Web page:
South Africa: Blame for May Day’s bare whimper

11 May, 2021 — Terry Bell Writes

News & Views by Terry Bell

May Day 2021 has come and gone, without much of a whimper, let alone a bang. And it is the novel coronavirus that is only marginally responsible. Because there would not have been much of a bang even without the pandemic.

The virtual May Day commemoration by Cosatu was streamed from the federation’s headquarters, Cosatu House in Braamfontein. This fact almost certainly saved the federation from the embarrassment of another rally with a relatively low turnout.

It is, of course, a downturn time for trade unions, triggered by the ongoing global economic crisis. But it is a downturn for which the unions themselves have to share the blame. And this applies not only in South Africa, but globally.

Unions and their federations, both national and international, have become intensely bureaucratic, mimicking the corporate structures of the capitalism they theoretically oppose. Many have effectively been incorporated into corporate and state structures and South Africa — perhaps Cosatu in particular — provide excellent examples.

In 1993, for example, the federation turned down a proposal that union pension and provident funds be used to establish a building society/bank to buy up property and provide bonds and rentals for workers. It was put forward as a non-exploitative means of providing a good return on investments that would also encourage the breakdown of the “geography of apartheid”.

But the Cosatu leadership ruled this proposal “too capitalistic”and turned it down. Yet, today, Cosatu and most of its affiliates own investment companies that “play the market” that profits off the backs of workers.

It is also not difficult to argue that Cosatu, via its alliance with the governing ANC, has provided a convenient conveyor belt to political rewards and prominence. Last Saturday — May 1 — siting in the audience at Cosatu House for the virtual screening was labour minister Thulas Nxesi, former general secretary of the SA Democratic Teachers Union.

Nxesi was there in his SA Communist Party regalia since he is also deputy to the chair of the SACP, Senzeni Zokwana. In 2014, Zokwana, the former president of the National Union of Mineworkers, moved from his top job in NUM to become minister of agriculture. This pair, along with former NUM general secretary, Gwede Mantashe, now minister of mines and a central committee member of the SACP, are among the most prominent examples of union leaders who moved seamlessly into the upper echelons of parliamentary politics.

NUM, however, makes for a good case study of how bureaucratic tendencies can be exploited and encouraged by employers. With the co-operation of union officials, bosses can effectively turn trade union shop stewards into effective line managers for the business.

The union demand for “closed shop” single union representation and for full-time officials and shop stewards to be paid by the employer was acceded to. NUM president Zokwana’s substantial salary was paid by a mining company. And full time shop stewards received, in addition to their pay, cars and credit cards. They became, effectively, supervisors for the mining companies.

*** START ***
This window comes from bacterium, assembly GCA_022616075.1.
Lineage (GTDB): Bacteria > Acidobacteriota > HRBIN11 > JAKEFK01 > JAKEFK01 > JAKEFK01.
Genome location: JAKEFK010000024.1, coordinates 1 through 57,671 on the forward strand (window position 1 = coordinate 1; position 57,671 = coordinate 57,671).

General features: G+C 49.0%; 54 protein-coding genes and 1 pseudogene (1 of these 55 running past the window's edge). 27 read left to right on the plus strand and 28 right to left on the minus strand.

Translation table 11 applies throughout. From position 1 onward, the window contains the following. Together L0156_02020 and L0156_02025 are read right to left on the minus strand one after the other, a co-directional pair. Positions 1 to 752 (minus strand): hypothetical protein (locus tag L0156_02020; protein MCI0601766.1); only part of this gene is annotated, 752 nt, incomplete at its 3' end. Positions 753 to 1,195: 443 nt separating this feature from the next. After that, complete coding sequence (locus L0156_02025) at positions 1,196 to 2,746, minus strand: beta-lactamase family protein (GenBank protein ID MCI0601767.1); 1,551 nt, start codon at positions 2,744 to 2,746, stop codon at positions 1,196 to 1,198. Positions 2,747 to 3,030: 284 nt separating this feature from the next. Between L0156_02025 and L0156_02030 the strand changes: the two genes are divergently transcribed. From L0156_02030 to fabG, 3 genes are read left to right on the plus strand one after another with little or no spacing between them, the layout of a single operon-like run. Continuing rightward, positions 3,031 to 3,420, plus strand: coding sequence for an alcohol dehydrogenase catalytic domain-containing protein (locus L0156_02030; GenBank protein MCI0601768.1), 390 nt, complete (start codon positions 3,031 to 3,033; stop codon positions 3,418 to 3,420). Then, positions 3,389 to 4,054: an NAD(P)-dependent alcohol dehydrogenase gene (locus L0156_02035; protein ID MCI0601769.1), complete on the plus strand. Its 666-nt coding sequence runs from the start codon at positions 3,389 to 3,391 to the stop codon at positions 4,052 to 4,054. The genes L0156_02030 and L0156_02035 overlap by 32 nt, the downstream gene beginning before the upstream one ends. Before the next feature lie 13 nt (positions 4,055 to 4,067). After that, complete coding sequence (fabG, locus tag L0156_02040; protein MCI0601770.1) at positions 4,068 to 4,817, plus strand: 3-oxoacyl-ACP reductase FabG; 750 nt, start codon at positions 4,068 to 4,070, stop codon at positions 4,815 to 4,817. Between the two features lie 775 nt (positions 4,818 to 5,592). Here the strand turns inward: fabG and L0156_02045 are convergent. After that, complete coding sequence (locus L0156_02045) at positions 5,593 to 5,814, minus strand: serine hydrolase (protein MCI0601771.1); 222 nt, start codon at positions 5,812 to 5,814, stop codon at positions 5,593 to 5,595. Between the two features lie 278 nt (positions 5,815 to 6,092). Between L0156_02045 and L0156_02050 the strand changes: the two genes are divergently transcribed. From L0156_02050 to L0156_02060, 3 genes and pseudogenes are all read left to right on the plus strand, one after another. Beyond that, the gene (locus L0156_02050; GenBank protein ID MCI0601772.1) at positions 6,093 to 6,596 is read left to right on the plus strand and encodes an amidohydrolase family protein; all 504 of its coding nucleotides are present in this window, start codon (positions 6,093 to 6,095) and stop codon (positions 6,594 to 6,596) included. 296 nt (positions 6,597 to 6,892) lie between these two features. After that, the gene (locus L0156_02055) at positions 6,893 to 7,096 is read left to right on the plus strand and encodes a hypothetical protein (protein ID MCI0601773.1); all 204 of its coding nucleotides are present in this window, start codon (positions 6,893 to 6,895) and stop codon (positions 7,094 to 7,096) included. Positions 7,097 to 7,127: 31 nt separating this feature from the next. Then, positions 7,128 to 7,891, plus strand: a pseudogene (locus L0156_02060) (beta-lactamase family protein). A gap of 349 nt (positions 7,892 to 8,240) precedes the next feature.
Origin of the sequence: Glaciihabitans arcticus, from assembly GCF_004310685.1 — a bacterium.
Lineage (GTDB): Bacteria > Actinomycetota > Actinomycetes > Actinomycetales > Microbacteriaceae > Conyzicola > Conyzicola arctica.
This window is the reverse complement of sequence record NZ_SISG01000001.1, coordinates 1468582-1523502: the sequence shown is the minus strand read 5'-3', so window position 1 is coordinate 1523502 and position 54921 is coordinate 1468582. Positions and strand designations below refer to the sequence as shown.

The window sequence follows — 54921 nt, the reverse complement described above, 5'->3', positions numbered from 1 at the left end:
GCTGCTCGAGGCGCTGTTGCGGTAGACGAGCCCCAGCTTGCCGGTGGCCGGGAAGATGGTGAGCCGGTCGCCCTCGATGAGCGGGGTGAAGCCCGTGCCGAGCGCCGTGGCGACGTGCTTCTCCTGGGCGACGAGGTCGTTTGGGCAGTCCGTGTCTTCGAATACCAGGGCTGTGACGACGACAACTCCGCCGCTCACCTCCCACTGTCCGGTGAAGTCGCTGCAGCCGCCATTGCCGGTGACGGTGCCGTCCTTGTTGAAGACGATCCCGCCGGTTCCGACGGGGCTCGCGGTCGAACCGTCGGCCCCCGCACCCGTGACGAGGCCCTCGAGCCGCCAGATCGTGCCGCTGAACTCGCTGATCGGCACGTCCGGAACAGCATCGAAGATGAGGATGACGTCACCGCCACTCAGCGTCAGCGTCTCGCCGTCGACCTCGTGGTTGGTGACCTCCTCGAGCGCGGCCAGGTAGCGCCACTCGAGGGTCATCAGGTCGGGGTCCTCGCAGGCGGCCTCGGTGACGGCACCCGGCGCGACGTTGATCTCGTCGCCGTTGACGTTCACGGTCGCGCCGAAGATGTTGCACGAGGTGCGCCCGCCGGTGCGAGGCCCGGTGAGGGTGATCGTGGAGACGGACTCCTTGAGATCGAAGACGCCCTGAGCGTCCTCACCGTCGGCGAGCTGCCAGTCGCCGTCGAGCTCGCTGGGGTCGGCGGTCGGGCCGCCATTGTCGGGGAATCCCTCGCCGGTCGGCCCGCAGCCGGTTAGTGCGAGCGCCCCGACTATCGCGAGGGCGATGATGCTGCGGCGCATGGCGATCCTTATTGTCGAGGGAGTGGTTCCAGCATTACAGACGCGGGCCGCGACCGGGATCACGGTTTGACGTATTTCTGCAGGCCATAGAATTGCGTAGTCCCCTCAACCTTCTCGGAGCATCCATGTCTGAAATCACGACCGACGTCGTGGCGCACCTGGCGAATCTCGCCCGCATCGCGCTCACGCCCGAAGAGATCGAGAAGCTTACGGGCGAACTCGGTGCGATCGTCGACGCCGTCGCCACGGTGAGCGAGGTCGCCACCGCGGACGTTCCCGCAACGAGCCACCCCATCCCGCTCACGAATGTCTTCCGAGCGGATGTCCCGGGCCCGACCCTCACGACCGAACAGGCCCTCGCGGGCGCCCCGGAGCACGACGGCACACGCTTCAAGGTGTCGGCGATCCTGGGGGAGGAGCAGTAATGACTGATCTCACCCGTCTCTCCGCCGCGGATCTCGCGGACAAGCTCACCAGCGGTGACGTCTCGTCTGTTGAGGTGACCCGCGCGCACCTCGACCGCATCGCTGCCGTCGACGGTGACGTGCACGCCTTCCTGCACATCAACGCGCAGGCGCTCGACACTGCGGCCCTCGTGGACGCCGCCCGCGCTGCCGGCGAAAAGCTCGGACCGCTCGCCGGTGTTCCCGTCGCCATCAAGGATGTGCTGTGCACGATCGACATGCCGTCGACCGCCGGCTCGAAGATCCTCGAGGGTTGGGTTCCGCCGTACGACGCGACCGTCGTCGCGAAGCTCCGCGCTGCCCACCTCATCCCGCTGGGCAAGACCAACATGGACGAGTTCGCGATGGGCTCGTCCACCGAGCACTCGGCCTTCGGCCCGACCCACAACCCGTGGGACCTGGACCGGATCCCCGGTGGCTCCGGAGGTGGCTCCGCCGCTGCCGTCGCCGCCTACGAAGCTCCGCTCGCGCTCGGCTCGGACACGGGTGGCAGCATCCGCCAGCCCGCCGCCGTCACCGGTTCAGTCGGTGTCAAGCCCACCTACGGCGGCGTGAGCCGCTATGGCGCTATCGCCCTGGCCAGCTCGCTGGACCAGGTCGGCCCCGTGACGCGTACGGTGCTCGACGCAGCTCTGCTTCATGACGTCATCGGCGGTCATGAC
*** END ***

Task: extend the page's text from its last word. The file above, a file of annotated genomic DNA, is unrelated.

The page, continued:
It was a recipe for disaster concocted jointly by employers and union chiefs. And this arrangement contributed, in 2012, to the Marikana massacre, perhaps the greatest tragedy of the post apartheid era.

So far, there is little evidence that the lessons of the recent past have been learned. And not only in terms of bureaucratic organisation. The unions have clearly still not come to terms with the 21st Century reality of massive job losses that loom because of automation spurred on by the steady advance of artificial intelligence (AI).

They also appear to have forgotten their history of foresight as they concentrate on fighting rearguard battles on job retention and pay rises. These were positions they held to 25 years ago while, at the same time, putting forward concrete proposals for a better way forward for all.

In 1996 it was also the combined labour movement — all then existing federations united — that put forward a macro-economic policy document for the country that, with hindsight, seems positively inspired. It was ignored and its fundamental premise — to put income redistribution before economic growth — was turned on its head by the government with a skimpy set of proposals that largely mimicked those of Big Business. In labourspeak: the time of neo-liberalism had arrived.

That era remains with us and has managed, along with attendant corruption, to place the national economy in a deep and ongoing crisis. But it is workers and, in particular, the working poor, who suffer most while cronies, crooks and assorted capitalists continue to enjoy their pillage, plunder and profit.

In such circumstances, it seems almost indecent to invite the billionaire president of the governing party to be a guest of honour and principal speaker at a union May Day rally. This is when an ironic situation descends into the realm of mundane farce.

Especially considering that May Day stands not only for the demand of working people for an eight-hour day, but for a world of peace, true democracy and equal rights; a world that puts people before profit. As that great revolutionary Rosa Luxemburg once wrote: “When better days dawn, when the working class of the world has won its deliverance, then too humanity will probably celebrate May Day in honour of the bitter struggles and the many sufferings of the past.”

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